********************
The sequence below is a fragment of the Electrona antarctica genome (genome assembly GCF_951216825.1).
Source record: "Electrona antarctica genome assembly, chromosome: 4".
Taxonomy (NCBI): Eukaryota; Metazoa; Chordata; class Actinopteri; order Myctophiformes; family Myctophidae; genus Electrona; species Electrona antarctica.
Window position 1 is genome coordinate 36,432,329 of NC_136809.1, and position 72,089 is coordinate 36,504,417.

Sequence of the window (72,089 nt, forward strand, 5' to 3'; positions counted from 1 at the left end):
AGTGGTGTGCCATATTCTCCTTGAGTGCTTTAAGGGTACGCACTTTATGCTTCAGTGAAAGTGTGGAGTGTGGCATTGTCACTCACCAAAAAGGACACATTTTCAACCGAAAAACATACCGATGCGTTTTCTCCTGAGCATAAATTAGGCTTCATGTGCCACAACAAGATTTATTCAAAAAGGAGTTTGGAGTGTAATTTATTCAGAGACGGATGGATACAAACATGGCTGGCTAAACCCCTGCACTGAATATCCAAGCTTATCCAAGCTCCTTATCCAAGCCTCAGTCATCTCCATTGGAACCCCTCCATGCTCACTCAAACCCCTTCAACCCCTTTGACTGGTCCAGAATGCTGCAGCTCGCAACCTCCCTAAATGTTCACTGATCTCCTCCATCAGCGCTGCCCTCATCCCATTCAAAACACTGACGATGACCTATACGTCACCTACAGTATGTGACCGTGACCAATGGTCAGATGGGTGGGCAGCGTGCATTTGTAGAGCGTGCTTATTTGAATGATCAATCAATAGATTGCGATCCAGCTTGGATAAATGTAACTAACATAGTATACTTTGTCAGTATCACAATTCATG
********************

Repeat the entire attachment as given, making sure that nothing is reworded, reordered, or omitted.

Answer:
The sequence below is a fragment of the Electrona antarctica genome (genome assembly GCF_951216825.1).
Source record: "Electrona antarctica genome assembly, chromosome: 4".
Taxonomy (NCBI): Eukaryota; Metazoa; Chordata; class Actinopteri; order Myctophiformes; family Myctophidae; genus Electrona; species Electrona antarctica.
Window position 1 is genome coordinate 36,432,329 of NC_136809.1, and position 72,089 is coordinate 36,504,417.

Sequence of the window (72,089 nt, forward strand, 5' to 3'; positions counted from 1 at the left end):
AGTGGTGTGCCATATTCTCCTTGAGTGCTTTAAGGGTACGCACTTTATGCTTCAGTGAAAGTGTGGAGTGTGGCATTGTCACTCACCAAAAAGGACACATTTTCAACCGAAAAACATACCGATGCGTTTTCTCCTGAGCATAAATTAGGCTTCATGTGCCACAACAAGATTTATTCAAAAAGGAGTTTGGAGTGTAATTTATTCAGAGACGGATGGATACAAACATGGCTGGCTAAACCCCTGCACTGAATATCCAAGCTTATCCAAGCTCCTTATCCAAGCCTCAGTCATCTCCATTGGAACCCCTCCATGCTCACTCAAACCCCTTCAACCCCTTTGACTGGTCCAGAATGCTGCAGCTCGCAACCTCCCTAAATGTTCACTGATCTCCTCCATCAGCGCTGCCCTCATCCCATTCAAAACACTGACGATGACCTATACGTCACCTACAGTATGTGACCGTGACCAATGGTCAGATGGGTGGGCAGCGTGCATTTGTAGAGCGTGCTTATTTGAATGATCAATCAATAGATTGCGATCCAGCTTGGATAAATGTAACTAACATAGTATACTTTGTCAGTATCACAATTCATG